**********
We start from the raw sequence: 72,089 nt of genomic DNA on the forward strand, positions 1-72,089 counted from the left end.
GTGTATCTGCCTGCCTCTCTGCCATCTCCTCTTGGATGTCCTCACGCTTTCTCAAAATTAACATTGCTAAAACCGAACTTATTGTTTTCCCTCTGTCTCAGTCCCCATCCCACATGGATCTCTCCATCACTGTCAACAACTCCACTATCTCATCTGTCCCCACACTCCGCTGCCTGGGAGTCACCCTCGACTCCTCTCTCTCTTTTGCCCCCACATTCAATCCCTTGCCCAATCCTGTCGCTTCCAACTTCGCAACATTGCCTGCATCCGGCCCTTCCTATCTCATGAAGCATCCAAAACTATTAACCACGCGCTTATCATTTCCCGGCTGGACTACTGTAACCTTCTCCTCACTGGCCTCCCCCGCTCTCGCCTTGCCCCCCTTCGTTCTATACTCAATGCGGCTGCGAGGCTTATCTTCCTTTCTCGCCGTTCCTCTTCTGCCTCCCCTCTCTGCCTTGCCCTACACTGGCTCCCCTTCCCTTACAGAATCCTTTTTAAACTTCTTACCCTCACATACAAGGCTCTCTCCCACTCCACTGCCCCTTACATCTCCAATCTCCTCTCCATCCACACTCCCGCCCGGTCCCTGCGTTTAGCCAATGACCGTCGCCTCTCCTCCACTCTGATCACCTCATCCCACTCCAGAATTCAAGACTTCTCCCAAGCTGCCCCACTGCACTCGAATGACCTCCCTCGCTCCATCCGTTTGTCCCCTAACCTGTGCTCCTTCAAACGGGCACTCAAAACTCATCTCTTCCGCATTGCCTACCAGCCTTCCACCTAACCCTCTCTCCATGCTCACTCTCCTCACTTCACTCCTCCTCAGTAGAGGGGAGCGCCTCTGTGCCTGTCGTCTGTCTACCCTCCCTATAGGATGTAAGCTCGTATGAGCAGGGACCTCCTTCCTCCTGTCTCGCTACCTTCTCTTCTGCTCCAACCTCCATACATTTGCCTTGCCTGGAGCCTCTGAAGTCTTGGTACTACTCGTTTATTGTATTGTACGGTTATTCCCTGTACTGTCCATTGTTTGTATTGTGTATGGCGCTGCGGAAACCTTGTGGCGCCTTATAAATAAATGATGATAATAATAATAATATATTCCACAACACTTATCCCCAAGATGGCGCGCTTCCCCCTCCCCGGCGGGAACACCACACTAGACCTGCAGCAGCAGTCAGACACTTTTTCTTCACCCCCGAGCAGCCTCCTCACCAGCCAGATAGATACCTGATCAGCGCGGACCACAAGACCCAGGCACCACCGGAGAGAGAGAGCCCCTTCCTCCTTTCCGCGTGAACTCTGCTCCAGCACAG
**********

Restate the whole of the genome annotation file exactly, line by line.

We start from the raw sequence: 72,089 nt of genomic DNA on the forward strand, positions 1-72,089 counted from the left end.
GTGTATCTGCCTGCCTCTCTGCCATCTCCTCTTGGATGTCCTCACGCTTTCTCAAAATTAACATTGCTAAAACCGAACTTATTGTTTTCCCTCTGTCTCAGTCCCCATCCCACATGGATCTCTCCATCACTGTCAACAACTCCACTATCTCATCTGTCCCCACACTCCGCTGCCTGGGAGTCACCCTCGACTCCTCTCTCTCTTTTGCCCCCACATTCAATCCCTTGCCCAATCCTGTCGCTTCCAACTTCGCAACATTGCCTGCATCCGGCCCTTCCTATCTCATGAAGCATCCAAAACTATTAACCACGCGCTTATCATTTCCCGGCTGGACTACTGTAACCTTCTCCTCACTGGCCTCCCCCGCTCTCGCCTTGCCCCCCTTCGTTCTATACTCAATGCGGCTGCGAGGCTTATCTTCCTTTCTCGCCGTTCCTCTTCTGCCTCCCCTCTCTGCCTTGCCCTACACTGGCTCCCCTTCCCTTACAGAATCCTTTTTAAACTTCTTACCCTCACATACAAGGCTCTCTCCCACTCCACTGCCCCTTACATCTCCAATCTCCTCTCCATCCACACTCCCGCCCGGTCCCTGCGTTTAGCCAATGACCGTCGCCTCTCCTCCACTCTGATCACCTCATCCCACTCCAGAATTCAAGACTTCTCCCAAGCTGCCCCACTGCACTCGAATGACCTCCCTCGCTCCATCCGTTTGTCCCCTAACCTGTGCTCCTTCAAACGGGCACTCAAAACTCATCTCTTCCGCATTGCCTACCAGCCTTCCACCTAACCCTCTCTCCATGCTCACTCTCCTCACTTCACTCCTCCTCAGTAGAGGGGAGCGCCTCTGTGCCTGTCGTCTGTCTACCCTCCCTATAGGATGTAAGCTCGTATGAGCAGGGACCTCCTTCCTCCTGTCTCGCTACCTTCTCTTCTGCTCCAACCTCCATACATTTGCCTTGCCTGGAGCCTCTGAAGTCTTGGTACTACTCGTTTATTGTATTGTACGGTTATTCCCTGTACTGTCCATTGTTTGTATTGTGTATGGCGCTGCGGAAACCTTGTGGCGCCTTATAAATAAATGATGATAATAATAATAATATATTCCACAACACTTATCCCCAAGATGGCGCGCTTCCCCCTCCCCGGCGGGAACACCACACTAGACCTGCAGCAGCAGTCAGACACTTTTTCTTCACCCCCGAGCAGCCTCCTCACCAGCCAGATAGATACCTGATCAGCGCGGACCACAAGACCCAGGCACCACCGGAGAGAGAGAGCCCCTTCCTCCTTTCCGCGTGAACTCTGCTCCAGCACAG